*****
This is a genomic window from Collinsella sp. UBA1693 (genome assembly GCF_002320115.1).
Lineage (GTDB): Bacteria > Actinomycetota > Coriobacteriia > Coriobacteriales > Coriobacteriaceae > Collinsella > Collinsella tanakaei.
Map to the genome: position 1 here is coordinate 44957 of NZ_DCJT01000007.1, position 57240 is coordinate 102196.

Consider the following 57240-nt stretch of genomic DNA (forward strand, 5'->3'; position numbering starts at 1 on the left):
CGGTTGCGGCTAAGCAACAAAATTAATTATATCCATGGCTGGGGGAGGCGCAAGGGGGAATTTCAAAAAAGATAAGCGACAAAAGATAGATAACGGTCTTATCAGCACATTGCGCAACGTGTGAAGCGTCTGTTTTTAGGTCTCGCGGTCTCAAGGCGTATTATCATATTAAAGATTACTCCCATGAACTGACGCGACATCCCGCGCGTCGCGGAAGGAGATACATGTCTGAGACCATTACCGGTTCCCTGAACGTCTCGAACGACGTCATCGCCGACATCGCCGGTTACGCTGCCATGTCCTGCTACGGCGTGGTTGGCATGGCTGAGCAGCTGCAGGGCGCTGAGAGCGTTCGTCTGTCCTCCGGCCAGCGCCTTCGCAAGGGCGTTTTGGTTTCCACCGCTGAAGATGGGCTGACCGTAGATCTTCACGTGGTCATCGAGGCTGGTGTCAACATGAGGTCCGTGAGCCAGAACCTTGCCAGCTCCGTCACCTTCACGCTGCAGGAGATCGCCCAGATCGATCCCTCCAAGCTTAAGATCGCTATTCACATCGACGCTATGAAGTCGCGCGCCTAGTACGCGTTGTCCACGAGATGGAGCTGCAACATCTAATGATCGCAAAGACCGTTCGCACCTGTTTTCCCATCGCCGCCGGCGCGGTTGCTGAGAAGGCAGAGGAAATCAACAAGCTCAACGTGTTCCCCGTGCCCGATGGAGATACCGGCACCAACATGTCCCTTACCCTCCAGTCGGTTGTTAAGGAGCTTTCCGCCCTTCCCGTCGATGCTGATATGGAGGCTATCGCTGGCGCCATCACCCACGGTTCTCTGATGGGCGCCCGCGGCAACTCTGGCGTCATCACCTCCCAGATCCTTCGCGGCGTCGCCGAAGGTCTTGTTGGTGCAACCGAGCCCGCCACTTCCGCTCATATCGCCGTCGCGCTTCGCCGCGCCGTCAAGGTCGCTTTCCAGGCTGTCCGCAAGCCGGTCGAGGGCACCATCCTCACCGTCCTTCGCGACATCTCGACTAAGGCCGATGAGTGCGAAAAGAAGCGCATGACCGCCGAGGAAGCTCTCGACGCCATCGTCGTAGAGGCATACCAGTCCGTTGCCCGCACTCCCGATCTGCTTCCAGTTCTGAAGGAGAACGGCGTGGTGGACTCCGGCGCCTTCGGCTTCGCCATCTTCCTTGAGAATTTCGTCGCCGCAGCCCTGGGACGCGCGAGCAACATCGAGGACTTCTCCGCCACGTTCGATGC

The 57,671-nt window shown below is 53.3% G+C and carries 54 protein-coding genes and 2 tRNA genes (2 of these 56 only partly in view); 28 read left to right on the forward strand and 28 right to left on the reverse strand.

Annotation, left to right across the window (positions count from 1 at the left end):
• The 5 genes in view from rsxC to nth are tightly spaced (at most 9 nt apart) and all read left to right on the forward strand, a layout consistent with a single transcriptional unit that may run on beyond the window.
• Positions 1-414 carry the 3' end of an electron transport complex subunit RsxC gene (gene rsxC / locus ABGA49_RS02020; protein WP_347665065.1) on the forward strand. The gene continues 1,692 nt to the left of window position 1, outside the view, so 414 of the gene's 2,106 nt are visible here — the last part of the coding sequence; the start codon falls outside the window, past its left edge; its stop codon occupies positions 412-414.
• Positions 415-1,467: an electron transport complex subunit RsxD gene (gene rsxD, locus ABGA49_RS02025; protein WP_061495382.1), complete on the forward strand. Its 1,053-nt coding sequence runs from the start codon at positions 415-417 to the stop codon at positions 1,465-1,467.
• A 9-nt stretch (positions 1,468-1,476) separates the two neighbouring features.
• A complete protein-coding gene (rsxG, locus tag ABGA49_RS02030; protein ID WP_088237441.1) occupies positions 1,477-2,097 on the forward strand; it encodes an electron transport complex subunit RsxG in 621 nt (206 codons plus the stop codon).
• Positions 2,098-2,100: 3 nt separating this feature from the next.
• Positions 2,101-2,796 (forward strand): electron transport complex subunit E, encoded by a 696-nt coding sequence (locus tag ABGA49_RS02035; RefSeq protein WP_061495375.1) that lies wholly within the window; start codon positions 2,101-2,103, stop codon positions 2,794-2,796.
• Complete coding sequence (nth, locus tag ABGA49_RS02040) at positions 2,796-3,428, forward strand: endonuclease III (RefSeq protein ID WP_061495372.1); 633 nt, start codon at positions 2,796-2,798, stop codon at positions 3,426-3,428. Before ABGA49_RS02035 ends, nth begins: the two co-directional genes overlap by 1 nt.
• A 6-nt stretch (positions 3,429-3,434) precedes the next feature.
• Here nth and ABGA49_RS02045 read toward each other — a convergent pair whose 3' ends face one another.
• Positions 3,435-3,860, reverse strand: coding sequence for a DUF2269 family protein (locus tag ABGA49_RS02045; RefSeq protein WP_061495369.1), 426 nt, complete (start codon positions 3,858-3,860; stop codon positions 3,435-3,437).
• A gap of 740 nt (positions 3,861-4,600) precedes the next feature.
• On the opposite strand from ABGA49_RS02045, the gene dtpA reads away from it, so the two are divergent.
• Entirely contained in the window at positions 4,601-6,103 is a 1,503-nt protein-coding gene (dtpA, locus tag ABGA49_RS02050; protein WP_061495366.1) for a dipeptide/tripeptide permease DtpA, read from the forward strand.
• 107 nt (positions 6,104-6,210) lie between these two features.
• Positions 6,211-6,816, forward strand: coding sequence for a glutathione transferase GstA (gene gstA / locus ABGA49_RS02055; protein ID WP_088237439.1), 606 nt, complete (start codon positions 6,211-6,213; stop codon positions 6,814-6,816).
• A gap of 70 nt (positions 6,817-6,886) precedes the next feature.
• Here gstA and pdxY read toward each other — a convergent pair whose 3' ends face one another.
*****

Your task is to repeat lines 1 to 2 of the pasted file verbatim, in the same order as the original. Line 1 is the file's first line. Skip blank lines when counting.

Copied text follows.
This is a genomic window from Collinsella sp. UBA1693 (genome assembly GCF_002320115.1).
Lineage (GTDB): Bacteria > Actinomycetota > Coriobacteriia > Coriobacteriales > Coriobacteriaceae > Collinsella > Collinsella tanakaei.